L-R Normal, Silver, Penguin Hen, White
Think it's a Silver--light gray head, mottled feathers
Mix at the seed dish
We are the future...
Normals comparing stripes
Comparison of colors between Silver and Normal
A little fluffy due to bathing and preening
It's Millet Time!
Some of the Soul Patch Kids
Fat and Contented Mutation Machines
Soul Patch Kid, wing extended ready for takeoff; Saddleback behind it.
OK. I'm back at it with a few more...July 25.
Not a Zebra! This is a Brown Twinspot. He is old as the hills and slouches a lot and looks like he belongs in the comic strip, "Shoe."
This beautiful girl is a White Zebra.
I used a flash for this and the next one...
Gray, CFW and Normal Zebras.
Another pretty white, but with teardrop.
Looks like a young Penguin hen.
Not a mutation. It's a Grey Singer.
Spent millet and coco fiber make the perfect nest.
But there's a pre-fab if you're in a hurry...
The website has been pretty dormant for a year, due to some medical conditions I had to deal with. Hopefully, the full knee replacement last month is the end of it for awhile.
I decided to treat myself to a new camera, a Fuji FinePix SL300. This is my first digital camera, and so much different than the 35mm and twin-lens reflex I used in college to take sports photos. At least I am used to taking pictures of fast-moving objects.
These images are from the first two nights of taking pictures of free flight Zebras in one of my bird rooms. There's room for improvement and these were intended to help me learn all of the whiz-bang technology. One of the reasons I bought the above-mentioned camera is that it has a viewfinder as well as the 3" viewing screen. Steadying a camera against your face is a plus! It also has a 28mm-500mm optical zoom and a macro setting for taking close-ups.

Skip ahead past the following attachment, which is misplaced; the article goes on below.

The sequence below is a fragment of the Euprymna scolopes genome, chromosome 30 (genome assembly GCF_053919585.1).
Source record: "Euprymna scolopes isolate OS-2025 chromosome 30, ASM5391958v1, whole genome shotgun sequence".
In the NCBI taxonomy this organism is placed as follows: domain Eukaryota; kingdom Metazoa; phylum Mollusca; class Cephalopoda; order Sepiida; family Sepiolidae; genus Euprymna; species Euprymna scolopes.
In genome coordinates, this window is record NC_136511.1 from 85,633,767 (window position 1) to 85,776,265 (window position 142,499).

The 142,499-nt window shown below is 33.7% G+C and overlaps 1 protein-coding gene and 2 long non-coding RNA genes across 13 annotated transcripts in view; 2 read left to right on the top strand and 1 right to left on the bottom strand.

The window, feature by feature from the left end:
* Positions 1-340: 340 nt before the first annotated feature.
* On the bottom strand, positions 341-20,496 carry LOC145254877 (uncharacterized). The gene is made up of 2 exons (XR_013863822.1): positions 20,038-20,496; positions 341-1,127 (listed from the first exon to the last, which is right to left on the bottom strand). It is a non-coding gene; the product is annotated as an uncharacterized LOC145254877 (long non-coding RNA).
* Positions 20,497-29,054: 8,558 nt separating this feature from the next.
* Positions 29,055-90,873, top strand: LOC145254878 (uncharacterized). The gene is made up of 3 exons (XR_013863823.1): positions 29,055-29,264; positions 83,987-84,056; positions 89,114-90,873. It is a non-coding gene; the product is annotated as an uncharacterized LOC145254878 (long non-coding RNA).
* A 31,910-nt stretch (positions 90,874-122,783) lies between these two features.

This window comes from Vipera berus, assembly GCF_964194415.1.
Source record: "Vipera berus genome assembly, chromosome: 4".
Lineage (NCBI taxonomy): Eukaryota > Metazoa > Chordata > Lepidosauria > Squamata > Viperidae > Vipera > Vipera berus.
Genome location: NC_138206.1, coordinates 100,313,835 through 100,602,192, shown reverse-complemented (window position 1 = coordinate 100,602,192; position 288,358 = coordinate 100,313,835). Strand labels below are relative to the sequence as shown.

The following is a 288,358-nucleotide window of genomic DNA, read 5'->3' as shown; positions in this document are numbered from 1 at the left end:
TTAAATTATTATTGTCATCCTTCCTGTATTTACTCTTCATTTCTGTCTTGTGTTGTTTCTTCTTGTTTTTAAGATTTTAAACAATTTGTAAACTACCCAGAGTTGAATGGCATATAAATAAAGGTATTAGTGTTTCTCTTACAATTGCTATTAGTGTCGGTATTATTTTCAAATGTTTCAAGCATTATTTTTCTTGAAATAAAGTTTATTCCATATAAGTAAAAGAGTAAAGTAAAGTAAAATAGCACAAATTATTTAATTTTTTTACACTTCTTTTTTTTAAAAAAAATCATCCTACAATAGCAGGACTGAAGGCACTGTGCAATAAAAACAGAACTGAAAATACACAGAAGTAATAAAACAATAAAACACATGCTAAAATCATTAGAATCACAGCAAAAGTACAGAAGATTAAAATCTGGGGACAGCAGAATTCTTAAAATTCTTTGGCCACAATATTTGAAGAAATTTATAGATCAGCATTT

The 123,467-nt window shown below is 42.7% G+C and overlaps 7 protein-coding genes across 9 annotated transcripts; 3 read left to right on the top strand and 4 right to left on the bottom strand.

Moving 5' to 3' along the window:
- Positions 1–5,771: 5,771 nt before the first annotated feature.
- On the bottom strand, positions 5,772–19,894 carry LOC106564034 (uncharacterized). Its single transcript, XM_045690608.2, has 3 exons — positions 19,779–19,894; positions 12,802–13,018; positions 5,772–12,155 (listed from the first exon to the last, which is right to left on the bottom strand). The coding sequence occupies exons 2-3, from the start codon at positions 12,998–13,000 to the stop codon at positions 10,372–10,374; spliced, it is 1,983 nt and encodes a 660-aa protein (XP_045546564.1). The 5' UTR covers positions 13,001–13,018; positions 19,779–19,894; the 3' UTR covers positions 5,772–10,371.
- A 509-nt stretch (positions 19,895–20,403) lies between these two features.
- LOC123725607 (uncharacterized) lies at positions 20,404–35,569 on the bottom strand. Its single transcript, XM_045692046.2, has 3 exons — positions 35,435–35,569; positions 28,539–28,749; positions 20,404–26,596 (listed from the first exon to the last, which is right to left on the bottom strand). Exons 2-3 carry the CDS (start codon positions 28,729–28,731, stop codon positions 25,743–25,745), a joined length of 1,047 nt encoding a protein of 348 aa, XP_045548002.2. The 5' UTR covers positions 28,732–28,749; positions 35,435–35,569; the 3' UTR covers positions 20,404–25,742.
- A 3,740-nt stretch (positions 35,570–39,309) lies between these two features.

My favorite image is the first one here, a pied silverback Zebra, comfortably slouched down. Cute.
Pardon some of the "dirt." In an open flight, it doesn't take long for most surfaces to get hit.
If there is a theme at all, it is to show off some of the many mutations I have. I let the birds go free flight, if I remember, when I broke my shoulder in 2010. It was a convenience of taking care of them easier.
It also let them decide on the mating process. Earlier this year I began to realize they had done a pretty good job and extracted several mutations from their genes. Among them were the Penguins, Saddlebacks, and Silvers. I already had whites and CFWs being produced.
All of these birds came from an initial stock of 2 pied, 1 white and 5 normal Zebras I bought at Petco or Petsmart about 4 years ago.
I think the results were pretty good for non-pedigree finches. It reinforced my belief that there are some good genes in all of them, and it just takes a good diet to improve on the stock. Of course, selective breeding may eventually develop an even better looking bunch. And I plan to do that in the future.
I had some energetic plans when I first began breeding finches, but due to the way Mr. Arthritis is gaining on my body, I've scaled back and don't plan to ever get past the hobby level.
Anyway, here you have a glimpse of what my birds have been up to while I've been tending to mending myself.